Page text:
By Uttara Choudhury
New York: Every once in a while director Anurag Kashyap drops a little surprise on the movie going public: a modestly budgeted film about a subject that hardly fits the Bollywood mould. In 2004 there was “Black Friday,” about the 1993 Mumbai bombings; in 2009 there was “Dev D” which many critics termed a turning point for the way Bollywood makes films. Kashyap’s latest film, “That Girl in Yellow Boots,” ventures into unsettling territory taking on incest, drug addiction and withdrawal.
While introducing “That Girl in Yellow Boots” at its New York premiere at the Asia Society, Kashyap nervously said, “I hope you feel the film, because you will not enjoy it.” It was an apt disclaimer as the film is a dark and tragic story of a girl in search of her father in Mumbai’s underbelly.
In a raw, sensitive performance, Kashyap’s wife, Kalki Koechlin provides the movie’s guts as Ruth, a British woman combing India desperately looking for her father. Ruth struggles to survive in Mumbai, living as an illegal immigrant, working in a seedy massage parlour and dealing with a rogue’s gallery of bribe-taking policemen, postmen and visa officials.
Kashyap said he wanted to make the film to explore themes he had been struggling with for years. The film with its child abuse subtext is intensely personal as Kashyap himself was a victim of child abuse for 11 years.
“With every idea there comes a time when it just boils over. I think about my films for a long time, maybe years, but I write them in days,” said Kashyap who asked Koechlin to co-write the story. “I didn’t want a male perspective.”
The film is primarily framed in tight spaces — apartments, seedy massage parlors and auto rickshaws. Rajeev Ravi’s brilliant cinematography gives the film a gritty realism.“That Girl in Yellow Boots” was shot in thirteen days, in an industry where it takes longer to shoot a song sequence.
“It happened in thirteen days because I had no other choice,” Kashyap quipped.
He struggled to get funding for the film because it dealt with explosive themes and differed from his previous hits. “After Dev D became a big success people felt I had found my groove. I have seen a lot of film-makers falling into that trap. Once you succeed you make that a formula. The reason I did this film is because everyone told me ‘It’s a career suicide. Don’t do it!”
Potential funding partners also wanted more sex in the movie. “People wanted to fund the movie for all the wrong reasons. They felt it dealt with a lot of sex. I said ‘No, it will be largely off-screen.’ Finally, we chose to go out and do it on our own. I borrowed money from UTV to make the film,” said Kashyap.
Despite a small budget, Kashyap’s directing creed attracted classy actors like Naseeruddin Shah. “Naseeruddin did an interview with MTV in the US saying he wanted to do a film with me. I saw the interview and jumped. I asked him for a day. He came in the morning, shot all day and left after wrapping up all his scenes,” said Kashyap.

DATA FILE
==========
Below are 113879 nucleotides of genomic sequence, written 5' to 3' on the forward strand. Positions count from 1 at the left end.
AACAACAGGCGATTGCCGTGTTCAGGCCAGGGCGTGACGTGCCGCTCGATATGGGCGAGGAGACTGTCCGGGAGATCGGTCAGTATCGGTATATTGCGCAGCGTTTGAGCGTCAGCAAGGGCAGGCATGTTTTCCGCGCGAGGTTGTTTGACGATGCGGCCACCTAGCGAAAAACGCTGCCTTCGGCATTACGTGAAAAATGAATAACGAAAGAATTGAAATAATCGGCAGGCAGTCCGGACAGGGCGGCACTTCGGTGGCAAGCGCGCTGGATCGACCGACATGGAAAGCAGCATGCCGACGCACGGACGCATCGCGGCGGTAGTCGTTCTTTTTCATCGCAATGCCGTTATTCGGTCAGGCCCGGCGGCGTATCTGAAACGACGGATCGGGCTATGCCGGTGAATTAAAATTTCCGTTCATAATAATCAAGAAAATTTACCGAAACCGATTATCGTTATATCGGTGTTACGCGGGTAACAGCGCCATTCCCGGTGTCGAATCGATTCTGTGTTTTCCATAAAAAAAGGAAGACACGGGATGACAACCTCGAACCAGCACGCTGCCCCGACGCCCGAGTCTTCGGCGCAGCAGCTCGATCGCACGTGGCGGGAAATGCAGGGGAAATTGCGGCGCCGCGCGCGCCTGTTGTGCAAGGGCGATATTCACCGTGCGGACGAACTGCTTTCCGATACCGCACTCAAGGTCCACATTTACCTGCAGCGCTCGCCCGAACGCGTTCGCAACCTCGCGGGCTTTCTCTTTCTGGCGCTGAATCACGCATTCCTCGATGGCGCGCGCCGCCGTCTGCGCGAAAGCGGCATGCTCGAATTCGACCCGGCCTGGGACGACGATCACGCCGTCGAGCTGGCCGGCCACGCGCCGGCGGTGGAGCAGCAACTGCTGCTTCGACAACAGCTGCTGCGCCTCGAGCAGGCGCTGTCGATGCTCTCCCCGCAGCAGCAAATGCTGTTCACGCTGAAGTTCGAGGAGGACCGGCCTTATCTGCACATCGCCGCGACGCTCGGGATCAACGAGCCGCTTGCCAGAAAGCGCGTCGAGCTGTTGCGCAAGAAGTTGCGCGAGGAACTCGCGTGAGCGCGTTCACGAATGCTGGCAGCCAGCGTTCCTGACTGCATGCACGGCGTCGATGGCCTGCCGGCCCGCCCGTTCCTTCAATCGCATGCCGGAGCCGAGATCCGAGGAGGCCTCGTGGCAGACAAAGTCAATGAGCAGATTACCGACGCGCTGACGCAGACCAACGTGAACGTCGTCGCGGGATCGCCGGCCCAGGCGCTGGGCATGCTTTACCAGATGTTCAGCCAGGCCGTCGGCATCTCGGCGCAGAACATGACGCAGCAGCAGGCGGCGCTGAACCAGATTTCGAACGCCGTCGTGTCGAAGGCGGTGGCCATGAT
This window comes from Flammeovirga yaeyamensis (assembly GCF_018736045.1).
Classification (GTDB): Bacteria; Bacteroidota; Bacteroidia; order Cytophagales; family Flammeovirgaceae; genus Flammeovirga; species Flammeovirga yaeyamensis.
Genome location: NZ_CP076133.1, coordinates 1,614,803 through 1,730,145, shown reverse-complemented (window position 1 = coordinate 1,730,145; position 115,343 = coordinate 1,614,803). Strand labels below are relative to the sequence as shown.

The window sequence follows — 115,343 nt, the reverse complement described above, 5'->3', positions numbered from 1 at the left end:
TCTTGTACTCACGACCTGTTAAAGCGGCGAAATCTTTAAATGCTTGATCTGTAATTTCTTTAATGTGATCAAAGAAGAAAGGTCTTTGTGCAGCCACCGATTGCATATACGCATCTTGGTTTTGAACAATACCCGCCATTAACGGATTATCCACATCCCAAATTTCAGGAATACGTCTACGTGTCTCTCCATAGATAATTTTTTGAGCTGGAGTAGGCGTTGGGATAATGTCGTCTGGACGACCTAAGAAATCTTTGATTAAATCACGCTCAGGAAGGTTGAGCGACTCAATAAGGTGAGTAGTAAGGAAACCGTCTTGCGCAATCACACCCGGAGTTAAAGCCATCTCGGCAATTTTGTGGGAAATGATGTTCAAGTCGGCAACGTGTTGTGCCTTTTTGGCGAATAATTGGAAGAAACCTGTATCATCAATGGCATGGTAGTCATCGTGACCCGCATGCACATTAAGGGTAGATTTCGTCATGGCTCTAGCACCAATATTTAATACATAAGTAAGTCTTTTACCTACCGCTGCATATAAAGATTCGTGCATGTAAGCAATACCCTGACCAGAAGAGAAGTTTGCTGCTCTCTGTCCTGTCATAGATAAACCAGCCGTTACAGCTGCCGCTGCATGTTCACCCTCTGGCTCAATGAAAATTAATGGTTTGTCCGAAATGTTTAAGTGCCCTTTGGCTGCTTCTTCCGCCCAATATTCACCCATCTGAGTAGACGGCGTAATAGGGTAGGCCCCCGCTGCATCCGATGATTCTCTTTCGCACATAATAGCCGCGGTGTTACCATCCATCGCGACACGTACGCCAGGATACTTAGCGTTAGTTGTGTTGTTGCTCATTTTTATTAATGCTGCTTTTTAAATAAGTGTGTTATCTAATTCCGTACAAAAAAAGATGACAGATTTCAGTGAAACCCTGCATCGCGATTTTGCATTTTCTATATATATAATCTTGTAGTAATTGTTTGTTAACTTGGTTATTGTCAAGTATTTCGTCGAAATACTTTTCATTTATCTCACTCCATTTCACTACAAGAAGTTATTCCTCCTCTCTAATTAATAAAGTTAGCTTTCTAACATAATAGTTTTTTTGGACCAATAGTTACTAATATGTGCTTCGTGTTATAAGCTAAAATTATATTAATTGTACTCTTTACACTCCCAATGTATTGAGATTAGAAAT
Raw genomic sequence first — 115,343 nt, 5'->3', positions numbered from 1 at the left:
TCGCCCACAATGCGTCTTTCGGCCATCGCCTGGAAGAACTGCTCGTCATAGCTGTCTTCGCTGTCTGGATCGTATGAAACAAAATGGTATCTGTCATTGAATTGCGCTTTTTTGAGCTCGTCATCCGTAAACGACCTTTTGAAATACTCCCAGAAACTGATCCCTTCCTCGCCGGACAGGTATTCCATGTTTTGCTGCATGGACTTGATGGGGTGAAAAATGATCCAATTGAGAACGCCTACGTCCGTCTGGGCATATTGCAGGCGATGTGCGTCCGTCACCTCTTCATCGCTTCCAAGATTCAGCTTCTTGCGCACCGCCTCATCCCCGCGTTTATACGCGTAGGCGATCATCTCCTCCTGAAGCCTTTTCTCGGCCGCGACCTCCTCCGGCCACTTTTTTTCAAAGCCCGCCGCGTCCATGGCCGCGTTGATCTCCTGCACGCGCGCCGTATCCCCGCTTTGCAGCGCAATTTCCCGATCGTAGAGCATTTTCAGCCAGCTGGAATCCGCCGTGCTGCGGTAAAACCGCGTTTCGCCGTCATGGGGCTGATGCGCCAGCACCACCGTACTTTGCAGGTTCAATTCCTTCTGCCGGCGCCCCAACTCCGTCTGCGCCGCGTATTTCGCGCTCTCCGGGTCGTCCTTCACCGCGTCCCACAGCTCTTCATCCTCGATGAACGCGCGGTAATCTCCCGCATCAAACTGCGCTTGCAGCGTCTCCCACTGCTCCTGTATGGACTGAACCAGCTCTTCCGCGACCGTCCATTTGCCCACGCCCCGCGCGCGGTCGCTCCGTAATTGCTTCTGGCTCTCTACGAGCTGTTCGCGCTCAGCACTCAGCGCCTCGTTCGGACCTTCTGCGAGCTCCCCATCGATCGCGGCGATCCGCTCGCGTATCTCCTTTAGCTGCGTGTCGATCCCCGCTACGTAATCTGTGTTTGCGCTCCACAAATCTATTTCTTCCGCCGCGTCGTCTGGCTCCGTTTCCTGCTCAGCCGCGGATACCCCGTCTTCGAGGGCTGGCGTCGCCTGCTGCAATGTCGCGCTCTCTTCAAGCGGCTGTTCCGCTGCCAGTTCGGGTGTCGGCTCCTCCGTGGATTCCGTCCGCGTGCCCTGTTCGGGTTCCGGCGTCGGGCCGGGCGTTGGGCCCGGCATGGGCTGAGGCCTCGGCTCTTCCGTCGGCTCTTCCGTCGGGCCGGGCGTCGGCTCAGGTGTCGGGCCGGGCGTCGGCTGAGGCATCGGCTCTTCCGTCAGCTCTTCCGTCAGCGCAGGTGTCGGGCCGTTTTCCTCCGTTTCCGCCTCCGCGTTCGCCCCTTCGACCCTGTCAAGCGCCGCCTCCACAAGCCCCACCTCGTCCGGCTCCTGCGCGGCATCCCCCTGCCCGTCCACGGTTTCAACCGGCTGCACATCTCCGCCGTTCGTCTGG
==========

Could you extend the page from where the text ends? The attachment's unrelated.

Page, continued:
Kashyap was also able to shoot efficiently as his actors knew each other, having performed on stage in numerous productions. “I saw all these great actors in a play and they ended up being in the film. They have great chemistry and I tapped into that vibe to create a layered film.”
Kalki is excellent as Ruth, bringing the right amount of angst and vulnerability to her character. She also wrote full scenes and handed them to Kashyap. Kalki was born to French parents in Pondicherry. Her parents who still live in India came to the country some 38 years ago. Kalki doesn’t miss a beat in depicting the bureaucratic maze in India’s immigration and foreigner registration offices.
“I was born in India but I didn’t have my citizenship till much later so I have done many rounds of these offices,” said Kalki who speaks Tamil, English, French and Hindi.
“A lot of the characters like the Kannadiga gangster were based loosely on dadas that I had seen growing up in Bangalore,” Kalki added. “I can’t relate to what happened to Ruth because I have a wonderful family. But growing up as a white-skinned woman in India, I always stood out, the odd one out — there was a certain alienation that comes with that, and you end up alienating yourself because everyone looks at you as a foreigner, you are easy, the ‘Baywatch‘ loose-moraled white girl. I have always had men look at me differently, not like they would look at Indian girls. I guess that is something I could relate to in Ruth’s character.”
Ironically, the film’s working title was “Happy Ending” although it is anything but sunny. “If you have a happy conclusion then it sets your heart at rest,” says Kalki. “When it doesn’t it nags at you,” chimes in Kashyap finishing his wife’s sentence.
Audiences and critics in America were struck by Kalki’s performance and gave a thumbs-up to the indie film. “If you can stomach a film that churns your insides, “That Girl in Yellow Boots” is for you. And if you’re unsure if you can handle such an emotional, well-paced thriller, you might as well try — it’s an experience you won’t soon forget,” said The Huffington Post.